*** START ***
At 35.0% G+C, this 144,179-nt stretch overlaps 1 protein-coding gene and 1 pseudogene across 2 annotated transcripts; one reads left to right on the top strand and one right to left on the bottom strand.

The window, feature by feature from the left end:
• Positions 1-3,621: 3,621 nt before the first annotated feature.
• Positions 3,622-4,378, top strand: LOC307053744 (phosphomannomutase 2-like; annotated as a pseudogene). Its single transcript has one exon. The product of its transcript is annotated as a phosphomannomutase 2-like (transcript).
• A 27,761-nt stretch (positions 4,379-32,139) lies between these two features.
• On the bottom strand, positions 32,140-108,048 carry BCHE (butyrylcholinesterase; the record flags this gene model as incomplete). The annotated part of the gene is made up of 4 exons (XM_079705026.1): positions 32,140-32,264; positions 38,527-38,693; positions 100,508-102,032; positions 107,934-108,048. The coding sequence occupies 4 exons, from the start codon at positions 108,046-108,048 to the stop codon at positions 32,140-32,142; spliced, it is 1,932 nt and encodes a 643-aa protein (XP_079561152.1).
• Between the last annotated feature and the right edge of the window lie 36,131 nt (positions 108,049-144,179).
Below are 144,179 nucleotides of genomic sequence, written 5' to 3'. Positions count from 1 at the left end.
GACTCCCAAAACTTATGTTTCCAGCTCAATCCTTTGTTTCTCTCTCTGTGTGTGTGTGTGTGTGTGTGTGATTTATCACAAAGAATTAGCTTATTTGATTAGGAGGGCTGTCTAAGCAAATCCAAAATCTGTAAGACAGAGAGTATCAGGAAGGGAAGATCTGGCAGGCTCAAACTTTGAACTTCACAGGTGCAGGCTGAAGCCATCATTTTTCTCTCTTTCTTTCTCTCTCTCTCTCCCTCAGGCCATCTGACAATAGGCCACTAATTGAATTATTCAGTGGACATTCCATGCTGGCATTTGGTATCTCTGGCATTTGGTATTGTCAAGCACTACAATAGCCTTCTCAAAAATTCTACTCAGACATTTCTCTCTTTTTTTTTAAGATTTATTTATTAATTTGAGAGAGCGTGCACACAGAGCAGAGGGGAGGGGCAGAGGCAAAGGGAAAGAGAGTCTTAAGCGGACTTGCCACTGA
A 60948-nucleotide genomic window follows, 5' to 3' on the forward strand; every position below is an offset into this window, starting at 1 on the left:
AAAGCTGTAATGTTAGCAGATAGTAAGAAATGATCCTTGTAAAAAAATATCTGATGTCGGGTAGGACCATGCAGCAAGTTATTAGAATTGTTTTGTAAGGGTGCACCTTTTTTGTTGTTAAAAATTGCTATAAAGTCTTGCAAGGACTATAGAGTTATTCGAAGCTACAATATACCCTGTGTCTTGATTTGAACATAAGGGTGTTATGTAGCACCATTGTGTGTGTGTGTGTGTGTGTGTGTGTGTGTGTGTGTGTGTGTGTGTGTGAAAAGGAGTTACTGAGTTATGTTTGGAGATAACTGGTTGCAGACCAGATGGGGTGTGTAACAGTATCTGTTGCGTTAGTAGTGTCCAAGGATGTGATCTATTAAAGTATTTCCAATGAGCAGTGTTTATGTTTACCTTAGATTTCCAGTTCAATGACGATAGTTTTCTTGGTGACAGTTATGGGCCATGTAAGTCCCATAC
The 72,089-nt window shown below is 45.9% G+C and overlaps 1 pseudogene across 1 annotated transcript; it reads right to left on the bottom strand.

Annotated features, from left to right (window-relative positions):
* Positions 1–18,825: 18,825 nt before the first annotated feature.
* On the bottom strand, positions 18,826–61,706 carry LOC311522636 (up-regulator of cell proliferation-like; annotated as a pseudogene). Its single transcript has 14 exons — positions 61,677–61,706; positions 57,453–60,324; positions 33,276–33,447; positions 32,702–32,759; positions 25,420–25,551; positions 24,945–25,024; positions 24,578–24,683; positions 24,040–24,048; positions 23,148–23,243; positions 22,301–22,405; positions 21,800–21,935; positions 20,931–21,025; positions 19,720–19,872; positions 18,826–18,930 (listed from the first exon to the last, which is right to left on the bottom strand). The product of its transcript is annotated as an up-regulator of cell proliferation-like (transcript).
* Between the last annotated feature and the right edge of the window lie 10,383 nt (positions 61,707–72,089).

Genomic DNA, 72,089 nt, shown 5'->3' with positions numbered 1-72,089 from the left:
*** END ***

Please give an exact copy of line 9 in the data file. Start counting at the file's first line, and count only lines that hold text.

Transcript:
GACTCCCAAAACTTATGTTTCCAGCTCAATCCTTTGTTTCTCTCTCTGTGTGTGTGTGTGTGTGTGTGTGATTTATCACAAAGAATTAGCTTATTTGATTAGGAGGGCTGTCTAAGCAAATCCAAAATCTGTAAGACAGAGAGTATCAGGAAGGGAAGATCTGGCAGGCTCAAACTTTGAACTTCACAGGTGCAGGCTGAAGCCATCATTTTTCTCTCTTTCTTTCTCTCTCTCTCTCCCTCAGGCCATCTGACAATAGGCCACTAATTGAATTATTCAGTGGACATTCCATGCTGGCATTTGGTATCTCTGGCATTTGGTATTGTCAAGCACTACAATAGCCTTCTCAAAAATTCTACTCAGACATTTCTCTCTTTTTTTTTAAGATTTATTTATTAATTTGAGAGAGCGTGCACACAGAGCAGAGGGGAGGGGCAGAGGCAAAGGGAAAGAGAGTCTTAAGCGGACTTGCCACTGA